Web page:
Bringing Taxation into Social Protection Analysis and Planning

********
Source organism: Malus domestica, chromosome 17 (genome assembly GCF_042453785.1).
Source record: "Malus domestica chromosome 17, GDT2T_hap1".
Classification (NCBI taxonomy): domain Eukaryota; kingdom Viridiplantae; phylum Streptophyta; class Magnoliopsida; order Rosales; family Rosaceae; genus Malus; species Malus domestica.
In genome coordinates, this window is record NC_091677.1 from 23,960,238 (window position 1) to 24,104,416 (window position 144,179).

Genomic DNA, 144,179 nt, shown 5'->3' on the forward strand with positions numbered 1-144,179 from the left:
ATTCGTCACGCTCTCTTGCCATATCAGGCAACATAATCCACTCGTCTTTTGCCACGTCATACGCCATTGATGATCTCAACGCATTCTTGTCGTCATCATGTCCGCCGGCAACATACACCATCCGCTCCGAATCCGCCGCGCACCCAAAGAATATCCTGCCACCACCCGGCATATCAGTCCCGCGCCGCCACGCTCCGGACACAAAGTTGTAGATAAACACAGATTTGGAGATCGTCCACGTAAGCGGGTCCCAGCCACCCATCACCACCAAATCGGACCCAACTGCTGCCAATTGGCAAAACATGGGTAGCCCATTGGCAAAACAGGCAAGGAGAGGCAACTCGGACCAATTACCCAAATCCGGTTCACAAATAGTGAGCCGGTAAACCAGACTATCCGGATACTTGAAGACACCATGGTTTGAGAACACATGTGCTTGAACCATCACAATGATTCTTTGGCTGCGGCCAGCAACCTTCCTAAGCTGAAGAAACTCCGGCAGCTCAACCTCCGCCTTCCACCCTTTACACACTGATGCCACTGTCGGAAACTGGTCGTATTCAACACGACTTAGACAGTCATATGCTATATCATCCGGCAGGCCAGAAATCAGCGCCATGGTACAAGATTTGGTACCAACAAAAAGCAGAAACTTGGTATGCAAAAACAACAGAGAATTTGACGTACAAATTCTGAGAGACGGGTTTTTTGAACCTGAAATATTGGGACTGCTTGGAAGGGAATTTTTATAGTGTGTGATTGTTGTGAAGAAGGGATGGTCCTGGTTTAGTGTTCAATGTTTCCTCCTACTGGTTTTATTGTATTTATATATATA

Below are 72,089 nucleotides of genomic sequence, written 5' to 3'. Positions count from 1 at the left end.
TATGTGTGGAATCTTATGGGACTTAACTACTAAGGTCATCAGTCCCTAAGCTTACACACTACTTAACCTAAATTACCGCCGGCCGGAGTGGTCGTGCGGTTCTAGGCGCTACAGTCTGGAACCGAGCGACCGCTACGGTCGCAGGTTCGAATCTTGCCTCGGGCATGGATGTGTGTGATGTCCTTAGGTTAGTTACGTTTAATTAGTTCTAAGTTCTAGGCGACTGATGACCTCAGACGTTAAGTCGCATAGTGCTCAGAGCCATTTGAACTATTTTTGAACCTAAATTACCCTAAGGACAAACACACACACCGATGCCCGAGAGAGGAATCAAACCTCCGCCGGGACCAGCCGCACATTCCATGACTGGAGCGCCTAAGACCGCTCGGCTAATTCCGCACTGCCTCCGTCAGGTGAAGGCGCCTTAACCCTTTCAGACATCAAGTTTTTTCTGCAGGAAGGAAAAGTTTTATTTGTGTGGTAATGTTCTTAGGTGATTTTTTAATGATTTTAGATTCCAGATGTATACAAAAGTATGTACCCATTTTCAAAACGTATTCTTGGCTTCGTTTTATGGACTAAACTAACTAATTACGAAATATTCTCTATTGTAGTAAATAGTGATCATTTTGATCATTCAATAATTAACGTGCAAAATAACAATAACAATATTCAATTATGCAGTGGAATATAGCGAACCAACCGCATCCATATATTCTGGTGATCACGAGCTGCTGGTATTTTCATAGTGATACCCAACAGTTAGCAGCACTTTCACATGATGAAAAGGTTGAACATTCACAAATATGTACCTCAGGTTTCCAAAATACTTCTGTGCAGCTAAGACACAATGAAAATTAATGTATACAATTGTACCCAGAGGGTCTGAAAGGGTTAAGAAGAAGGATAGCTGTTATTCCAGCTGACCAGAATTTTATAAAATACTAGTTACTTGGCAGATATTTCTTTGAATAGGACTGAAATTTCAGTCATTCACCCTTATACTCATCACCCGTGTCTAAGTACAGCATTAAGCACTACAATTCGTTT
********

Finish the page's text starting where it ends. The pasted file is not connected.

The expansion of social protection in low- and middle-income countries over the last two decades has been accompanied by a growing number of studies on the distributional impact of social protection spending. When such analyses consider social protection separately from tax policy, they provide a partial picture of the poverty and inequality impact of fiscal policy. In addition to determining the net distributional impact of fiscal policy, tax revenue levels and ‘mix’ matter to the resources available for social protection financing and its sustainability over time. Efforts to support and increase social protection spending in a sustainable fashion to meet poverty and inequality reduction goals are increasingly looking at options to increase revenue through taxation. This paper contributes to efforts to include tax considerations in social protection analysis and design by discussing the key methodological issues in carrying out joint distributional analysis, reviewing the evidence on the incidence and distributional impact of taxes and transfers and discussing alternative tax revenue sources and their implications for social protection financing and sustainability.